By C.J. Hirschfield
Longtime word nerds like myself have been delighted by recent documentaries that celebrate letters and the wondrous ways they can be arranged. Films include Obit, about New York Times obituary writers, Wordplay, which covered a major crossword puzzle tournament, as well as Spellbound and Spelling the Dream, which welcomes us into the stressful world of spelling bees.
Clearly, it was only a matter of time before the “magic little puzzle” of palindromes—words, phrases, and sentences that read the same backward and forward—were thrust into the spotlight. The new documentary The Palindromists turns out to be much more of a “wow” than a “huh?”, palindromic words used to judge contestants in the World Palindrome Championship, around which the film is centered.
Carl Reiner made the world laugh. We will miss him but his legacy was to leave us laughing no matter what. And boy do we need it now.
As a kid I loved Your Show of Shows. Other than the program’s stars, Sid Ceasar and Imogene Cocoa, I had no idea who the other people were except that they were funny and we loved them for that. The actors and writers included unknowns like Mel Brooks, Carl Reiner, Howard Morris, Larry Gelbart, Neil Simon, Woody Allen and Carl Reiner.
We did a random “Vintage Hollywood Valentines” Google search and came up with a treasure trove of images. And if click on any given image it enlarges with several new images to the right.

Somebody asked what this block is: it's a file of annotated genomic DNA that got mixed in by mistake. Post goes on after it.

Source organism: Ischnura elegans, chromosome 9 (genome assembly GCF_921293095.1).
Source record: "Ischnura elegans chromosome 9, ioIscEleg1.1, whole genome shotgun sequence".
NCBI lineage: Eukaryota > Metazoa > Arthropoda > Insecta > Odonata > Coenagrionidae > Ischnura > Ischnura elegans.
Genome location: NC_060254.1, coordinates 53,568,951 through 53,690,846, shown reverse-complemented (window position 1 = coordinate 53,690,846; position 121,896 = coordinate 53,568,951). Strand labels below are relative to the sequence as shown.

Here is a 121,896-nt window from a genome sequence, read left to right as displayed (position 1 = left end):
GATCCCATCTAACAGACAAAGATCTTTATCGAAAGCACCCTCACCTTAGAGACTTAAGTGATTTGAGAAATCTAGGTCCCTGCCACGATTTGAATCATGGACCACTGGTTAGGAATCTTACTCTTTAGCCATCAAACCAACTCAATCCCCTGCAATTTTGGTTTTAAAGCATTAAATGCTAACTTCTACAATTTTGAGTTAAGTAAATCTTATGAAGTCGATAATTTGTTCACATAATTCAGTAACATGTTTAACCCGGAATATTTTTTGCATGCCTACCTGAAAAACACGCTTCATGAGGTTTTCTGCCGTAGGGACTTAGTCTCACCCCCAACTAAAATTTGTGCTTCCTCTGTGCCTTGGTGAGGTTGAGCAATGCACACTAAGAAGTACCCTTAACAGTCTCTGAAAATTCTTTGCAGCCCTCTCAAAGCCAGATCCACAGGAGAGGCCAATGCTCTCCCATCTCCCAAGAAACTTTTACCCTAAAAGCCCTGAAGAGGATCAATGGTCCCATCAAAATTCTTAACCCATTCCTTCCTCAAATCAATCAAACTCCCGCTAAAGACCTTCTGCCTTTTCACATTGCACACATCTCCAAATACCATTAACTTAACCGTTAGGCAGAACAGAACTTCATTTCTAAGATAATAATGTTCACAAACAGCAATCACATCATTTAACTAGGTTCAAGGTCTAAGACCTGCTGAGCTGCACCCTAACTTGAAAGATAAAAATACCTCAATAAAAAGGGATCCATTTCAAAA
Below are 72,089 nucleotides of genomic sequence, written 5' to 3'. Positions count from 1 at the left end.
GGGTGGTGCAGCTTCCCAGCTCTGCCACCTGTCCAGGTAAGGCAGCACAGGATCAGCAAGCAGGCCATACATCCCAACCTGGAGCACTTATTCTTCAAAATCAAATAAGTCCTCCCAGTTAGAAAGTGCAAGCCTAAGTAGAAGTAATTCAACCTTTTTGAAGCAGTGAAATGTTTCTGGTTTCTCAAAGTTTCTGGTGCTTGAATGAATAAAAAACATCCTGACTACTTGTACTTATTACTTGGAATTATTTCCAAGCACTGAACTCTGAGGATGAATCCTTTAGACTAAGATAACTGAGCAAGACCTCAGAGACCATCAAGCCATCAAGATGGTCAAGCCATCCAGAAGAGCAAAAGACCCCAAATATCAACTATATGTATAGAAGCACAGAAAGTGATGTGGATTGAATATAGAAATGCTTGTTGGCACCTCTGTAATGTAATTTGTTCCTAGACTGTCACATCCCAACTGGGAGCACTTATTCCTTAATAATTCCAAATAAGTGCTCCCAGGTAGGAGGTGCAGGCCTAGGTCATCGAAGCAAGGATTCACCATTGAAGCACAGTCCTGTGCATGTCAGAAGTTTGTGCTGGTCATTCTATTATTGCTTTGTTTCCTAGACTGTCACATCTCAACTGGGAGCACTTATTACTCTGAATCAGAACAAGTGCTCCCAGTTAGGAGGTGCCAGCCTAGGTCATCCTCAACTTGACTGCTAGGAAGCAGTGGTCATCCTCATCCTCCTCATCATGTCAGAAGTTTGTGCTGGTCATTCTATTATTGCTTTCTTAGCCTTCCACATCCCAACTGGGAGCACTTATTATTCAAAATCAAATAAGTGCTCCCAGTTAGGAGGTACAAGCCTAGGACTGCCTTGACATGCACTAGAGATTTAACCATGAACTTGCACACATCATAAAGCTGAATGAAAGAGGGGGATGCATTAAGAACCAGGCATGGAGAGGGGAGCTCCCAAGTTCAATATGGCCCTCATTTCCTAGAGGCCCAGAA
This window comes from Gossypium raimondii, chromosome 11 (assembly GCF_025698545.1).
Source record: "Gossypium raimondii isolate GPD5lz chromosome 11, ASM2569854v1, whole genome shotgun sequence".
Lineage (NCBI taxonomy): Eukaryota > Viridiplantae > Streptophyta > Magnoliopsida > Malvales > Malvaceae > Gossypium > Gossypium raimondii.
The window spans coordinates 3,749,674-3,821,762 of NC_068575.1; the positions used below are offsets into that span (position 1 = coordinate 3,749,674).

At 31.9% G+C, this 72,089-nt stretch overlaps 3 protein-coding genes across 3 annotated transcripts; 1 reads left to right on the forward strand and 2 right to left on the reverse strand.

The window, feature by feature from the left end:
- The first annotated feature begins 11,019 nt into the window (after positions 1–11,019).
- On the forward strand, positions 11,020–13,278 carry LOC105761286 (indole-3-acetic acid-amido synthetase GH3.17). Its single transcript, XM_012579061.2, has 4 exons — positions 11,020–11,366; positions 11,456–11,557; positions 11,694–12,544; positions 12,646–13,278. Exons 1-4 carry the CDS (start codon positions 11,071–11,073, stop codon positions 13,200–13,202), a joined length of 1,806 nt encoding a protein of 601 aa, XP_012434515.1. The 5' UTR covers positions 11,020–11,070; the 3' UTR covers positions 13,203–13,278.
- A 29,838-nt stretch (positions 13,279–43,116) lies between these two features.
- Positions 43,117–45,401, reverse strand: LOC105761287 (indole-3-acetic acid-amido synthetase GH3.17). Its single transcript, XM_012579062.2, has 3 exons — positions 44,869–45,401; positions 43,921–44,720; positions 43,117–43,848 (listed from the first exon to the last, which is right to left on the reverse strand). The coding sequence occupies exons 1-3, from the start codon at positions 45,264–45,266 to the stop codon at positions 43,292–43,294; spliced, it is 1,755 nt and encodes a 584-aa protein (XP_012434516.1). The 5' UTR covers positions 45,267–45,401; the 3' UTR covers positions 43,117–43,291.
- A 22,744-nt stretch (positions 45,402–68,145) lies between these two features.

Can you name the stars?
But we have gone further. If it is true that the way to a lover’s heart is through the stomach, check out some vintage food cards. Why stop there. We cover growing up, comics and animation and the really bizarre “Vinegar Valentines.”
Have you ever wondered how movies are selected for film festivals? EDF wanted to know about the process of creating an exciting line-up and we learned a lot interviewing Ruthe Stein , founder and Co-Director of the Mostly British Film Festival 2020, playing at San Francisco’s Vogue Theatre February 13-20.
EDF: You must look at scores of movies. How do you find them?
by Gary Meyer
Movie theaters used to show two feature-length movies plus a cartoon, newsreel and novelty or comedy short plus coming attractions. Some big city cinemas, known as “grind houses,” might show three or four films in a day around the clock.
The Other Side of the Lost Continent Returns With A 30s French Comedy So Good You’ll Wonder How It Ever Became So Forgotten Continue reading